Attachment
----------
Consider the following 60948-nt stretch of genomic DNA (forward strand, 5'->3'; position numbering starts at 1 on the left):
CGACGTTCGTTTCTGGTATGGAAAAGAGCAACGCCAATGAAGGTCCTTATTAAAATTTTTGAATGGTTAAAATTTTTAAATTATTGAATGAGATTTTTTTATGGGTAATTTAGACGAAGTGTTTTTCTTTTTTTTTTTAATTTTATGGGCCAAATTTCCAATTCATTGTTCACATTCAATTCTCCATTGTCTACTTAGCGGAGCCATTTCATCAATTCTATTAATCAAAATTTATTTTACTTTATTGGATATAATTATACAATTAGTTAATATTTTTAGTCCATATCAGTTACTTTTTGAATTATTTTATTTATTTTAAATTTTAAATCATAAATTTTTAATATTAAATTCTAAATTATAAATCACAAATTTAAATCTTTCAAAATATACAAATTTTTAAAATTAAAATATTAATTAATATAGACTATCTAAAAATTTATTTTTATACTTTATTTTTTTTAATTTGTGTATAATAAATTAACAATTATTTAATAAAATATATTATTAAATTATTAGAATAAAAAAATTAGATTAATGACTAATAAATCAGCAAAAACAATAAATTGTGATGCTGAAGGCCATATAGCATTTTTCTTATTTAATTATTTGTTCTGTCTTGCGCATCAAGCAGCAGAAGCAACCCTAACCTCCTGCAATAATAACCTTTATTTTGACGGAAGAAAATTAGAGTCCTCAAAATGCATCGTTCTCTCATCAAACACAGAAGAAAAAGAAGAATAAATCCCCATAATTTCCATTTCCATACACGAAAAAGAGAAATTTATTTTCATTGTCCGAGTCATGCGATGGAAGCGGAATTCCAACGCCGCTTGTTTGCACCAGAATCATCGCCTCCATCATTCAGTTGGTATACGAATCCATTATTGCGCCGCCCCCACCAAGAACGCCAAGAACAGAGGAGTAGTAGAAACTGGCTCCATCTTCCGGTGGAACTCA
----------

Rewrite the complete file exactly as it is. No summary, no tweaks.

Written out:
Consider the following 60948-nt stretch of genomic DNA (forward strand, 5'->3'; position numbering starts at 1 on the left):
CGACGTTCGTTTCTGGTATGGAAAAGAGCAACGCCAATGAAGGTCCTTATTAAAATTTTTGAATGGTTAAAATTTTTAAATTATTGAATGAGATTTTTTTATGGGTAATTTAGACGAAGTGTTTTTCTTTTTTTTTTTAATTTTATGGGCCAAATTTCCAATTCATTGTTCACATTCAATTCTCCATTGTCTACTTAGCGGAGCCATTTCATCAATTCTATTAATCAAAATTTATTTTACTTTATTGGATATAATTATACAATTAGTTAATATTTTTAGTCCATATCAGTTACTTTTTGAATTATTTTATTTATTTTAAATTTTAAATCATAAATTTTTAATATTAAATTCTAAATTATAAATCACAAATTTAAATCTTTCAAAATATACAAATTTTTAAAATTAAAATATTAATTAATATAGACTATCTAAAAATTTATTTTTATACTTTATTTTTTTTAATTTGTGTATAATAAATTAACAATTATTTAATAAAATATATTATTAAATTATTAGAATAAAAAAATTAGATTAATGACTAATAAATCAGCAAAAACAATAAATTGTGATGCTGAAGGCCATATAGCATTTTTCTTATTTAATTATTTGTTCTGTCTTGCGCATCAAGCAGCAGAAGCAACCCTAACCTCCTGCAATAATAACCTTTATTTTGACGGAAGAAAATTAGAGTCCTCAAAATGCATCGTTCTCTCATCAAACACAGAAGAAAAAGAAGAATAAATCCCCATAATTTCCATTTCCATACACGAAAAAGAGAAATTTATTTTCATTGTCCGAGTCATGCGATGGAAGCGGAATTCCAACGCCGCTTGTTTGCACCAGAATCATCGCCTCCATCATTCAGTTGGTATACGAATCCATTATTGCGCCGCCCCCACCAAGAACGCCAAGAACAGAGGAGTAGTAGAAACTGGCTCCATCTTCCGGTGGAACTCA